The Internet has changed presidential politics forever – and mostly for the better
As I write this column, the U.S. presidential race is still tighter than a pair of $2 shoes. But this time around, it might not be hanging chads or hockey moms that determine who wins. It might just be the Internet.
[Note: I wrote this in September. Obviously things changed a bit since then.]
Of course, we’ve felt the Net’s influence on politics for a while. In the 2004 race Howard Dean’s campaign proved you could raise vast amounts of cash virtually overnight using the Web. Now every political group does it. And blogs on both sides of the political spectrum weighed in heavily — pushing overlooked stories into the spotlight, fact checking candidates and the media, and sometimes churning out heaps of dubious information.
But 2008 is the year the Web changed presidential politics forever. The biggest reason is something that wasn’t around in 2004: YouTube.
Viral video claimed its first political scalp in 2006, when Virginia Senator George Allen tossed a racial epithet at one of his opponent’s campaign volunteers, who happened to be holding a video camera at the time. Whether Allen was truly racist or just dangerously ignorant of viral video no longer matters. Thanks in part to the “macaca” video on YouTube, long shot Jim Webb squeaked out a narrow victory – and altered the face of the U.S. Senate.
Now YouTube has become an essential part of nearly every campaign. When Hillary Clinton and Barack Obama announced their historic runs for president, they did it via online video. This year, voters were subjected to endless replays of video gaffes by both major candidates, as well as the antics of Obama Girl and McCain Girl.
But the real political revolution is about more than gotcha videos, it’s about ideas. Over the past year new services have emerged that are trying to raise the level of discourse on the Web without the poisonous partisan rhetoric.
For example, at Opposing Views, handpicked experts post pro and con arguments on hot-button topics like intelligent design or legalizing marijuana. Readers can weigh in, add their comments, and vote for the arguments they agree with – but only if they abide by the rules of “Civility 101” and avoid personal attacks on other participants.
Where I Stand works in a similar fashion, but it’s more like a social network built around opinions on a wide range of topics, including politics. Site members can propose opinions like “Computer literacy is an important qualification for the presidency.” Site editors then decide if the opinion is unbiased, relevant, and reasonable enough to be posted. Once an opinion is approved, voters can agree or disagree, post comments, and connect with other members of the site.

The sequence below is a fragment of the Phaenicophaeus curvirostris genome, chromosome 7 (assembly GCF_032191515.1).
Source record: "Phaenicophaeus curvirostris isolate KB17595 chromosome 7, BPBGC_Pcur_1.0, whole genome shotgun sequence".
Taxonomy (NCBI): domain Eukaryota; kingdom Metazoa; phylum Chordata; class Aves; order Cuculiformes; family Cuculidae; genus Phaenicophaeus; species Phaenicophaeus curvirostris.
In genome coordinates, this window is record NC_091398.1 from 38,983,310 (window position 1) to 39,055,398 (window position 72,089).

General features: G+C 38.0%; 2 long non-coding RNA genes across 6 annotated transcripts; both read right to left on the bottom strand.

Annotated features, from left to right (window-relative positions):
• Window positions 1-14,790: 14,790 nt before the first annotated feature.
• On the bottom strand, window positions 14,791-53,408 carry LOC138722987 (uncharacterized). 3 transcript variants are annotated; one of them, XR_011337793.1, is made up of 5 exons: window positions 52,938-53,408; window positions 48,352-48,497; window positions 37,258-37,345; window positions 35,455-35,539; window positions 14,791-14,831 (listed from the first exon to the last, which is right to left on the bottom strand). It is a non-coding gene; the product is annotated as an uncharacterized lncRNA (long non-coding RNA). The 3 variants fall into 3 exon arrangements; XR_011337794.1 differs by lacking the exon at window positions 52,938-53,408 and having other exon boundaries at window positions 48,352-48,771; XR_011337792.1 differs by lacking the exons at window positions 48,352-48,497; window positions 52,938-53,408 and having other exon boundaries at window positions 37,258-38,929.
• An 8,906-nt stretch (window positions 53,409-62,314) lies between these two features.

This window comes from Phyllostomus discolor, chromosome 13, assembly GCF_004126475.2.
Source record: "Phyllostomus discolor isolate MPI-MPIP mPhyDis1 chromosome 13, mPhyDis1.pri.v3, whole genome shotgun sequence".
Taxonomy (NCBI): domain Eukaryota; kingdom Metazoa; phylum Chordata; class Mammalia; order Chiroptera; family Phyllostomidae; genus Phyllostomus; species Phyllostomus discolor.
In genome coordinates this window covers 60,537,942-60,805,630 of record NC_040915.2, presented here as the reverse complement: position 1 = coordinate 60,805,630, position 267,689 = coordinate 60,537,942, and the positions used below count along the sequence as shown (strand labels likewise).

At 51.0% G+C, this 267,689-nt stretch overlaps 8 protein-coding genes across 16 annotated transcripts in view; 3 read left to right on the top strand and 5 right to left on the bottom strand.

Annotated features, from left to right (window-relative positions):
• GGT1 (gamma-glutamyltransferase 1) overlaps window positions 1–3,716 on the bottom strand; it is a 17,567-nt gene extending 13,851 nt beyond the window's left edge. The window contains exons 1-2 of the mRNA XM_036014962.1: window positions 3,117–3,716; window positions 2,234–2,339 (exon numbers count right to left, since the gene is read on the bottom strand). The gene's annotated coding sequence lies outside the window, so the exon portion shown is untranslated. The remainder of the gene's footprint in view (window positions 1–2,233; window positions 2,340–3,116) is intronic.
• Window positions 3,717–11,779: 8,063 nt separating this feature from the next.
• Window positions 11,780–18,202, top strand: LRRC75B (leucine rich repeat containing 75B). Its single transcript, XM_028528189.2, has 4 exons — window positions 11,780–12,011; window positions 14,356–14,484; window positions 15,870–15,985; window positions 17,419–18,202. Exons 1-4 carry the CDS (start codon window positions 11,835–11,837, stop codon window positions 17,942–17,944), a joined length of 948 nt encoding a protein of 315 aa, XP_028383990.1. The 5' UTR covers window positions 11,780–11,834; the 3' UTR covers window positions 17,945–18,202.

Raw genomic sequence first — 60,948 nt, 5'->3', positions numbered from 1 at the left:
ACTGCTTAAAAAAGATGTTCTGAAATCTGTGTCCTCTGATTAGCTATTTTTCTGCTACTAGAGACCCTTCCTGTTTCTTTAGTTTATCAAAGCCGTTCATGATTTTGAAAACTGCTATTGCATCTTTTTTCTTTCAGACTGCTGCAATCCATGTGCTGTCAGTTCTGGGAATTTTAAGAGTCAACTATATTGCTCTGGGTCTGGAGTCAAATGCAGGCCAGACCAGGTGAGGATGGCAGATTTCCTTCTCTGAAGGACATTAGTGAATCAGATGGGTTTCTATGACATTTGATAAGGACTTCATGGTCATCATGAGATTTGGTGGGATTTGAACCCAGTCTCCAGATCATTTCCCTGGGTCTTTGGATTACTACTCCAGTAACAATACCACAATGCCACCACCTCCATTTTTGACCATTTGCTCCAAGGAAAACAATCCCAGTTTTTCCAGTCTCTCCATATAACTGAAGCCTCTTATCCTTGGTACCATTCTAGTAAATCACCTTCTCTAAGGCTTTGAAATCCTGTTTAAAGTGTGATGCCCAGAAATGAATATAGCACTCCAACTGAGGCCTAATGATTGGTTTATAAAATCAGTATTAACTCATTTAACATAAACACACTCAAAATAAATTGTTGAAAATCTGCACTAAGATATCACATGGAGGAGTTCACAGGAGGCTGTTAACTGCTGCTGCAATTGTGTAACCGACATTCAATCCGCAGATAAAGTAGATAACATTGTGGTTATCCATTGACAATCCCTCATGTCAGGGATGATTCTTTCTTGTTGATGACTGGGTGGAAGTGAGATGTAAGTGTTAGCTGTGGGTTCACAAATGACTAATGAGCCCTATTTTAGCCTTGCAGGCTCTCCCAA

Govit does something similar with pending legislation. You can view the text of the proposed law, vote yes or no, then send your opinions to your elected representatives.
But Politics 2.0 is not just reader polls and opinions. There are non-partisan sites like PolitiFact and FactCheck.org, which help voters separate the spin and the slime from the truth. There’s the newly revamped OpenSecrets.org, which lets citizens follow the money trail from donors to recipients at every level of government.
There’s even a site where you can pick 30-second political commercials to show on cable TV. At SaysMe.TV you can select a prefab ad or upload your own broadcast-quality spot, then buy air time in more than 20 cities nationwide. Prices range from $30 for a late-night slot on the Sci Fi Channel in Charlotte to $2000+ for prime time on CNN in New York.
As the Web makes more knowledge and more tools available, we’re witnessing the democratization of democracy — taking power away from political parties and the media and putting into the hands of voters. No matter who captures the White House this year, in the long run there will be one clear winner: We the people.
A slightly different version of this post originally appeared in the November issue of US Airways Magazine.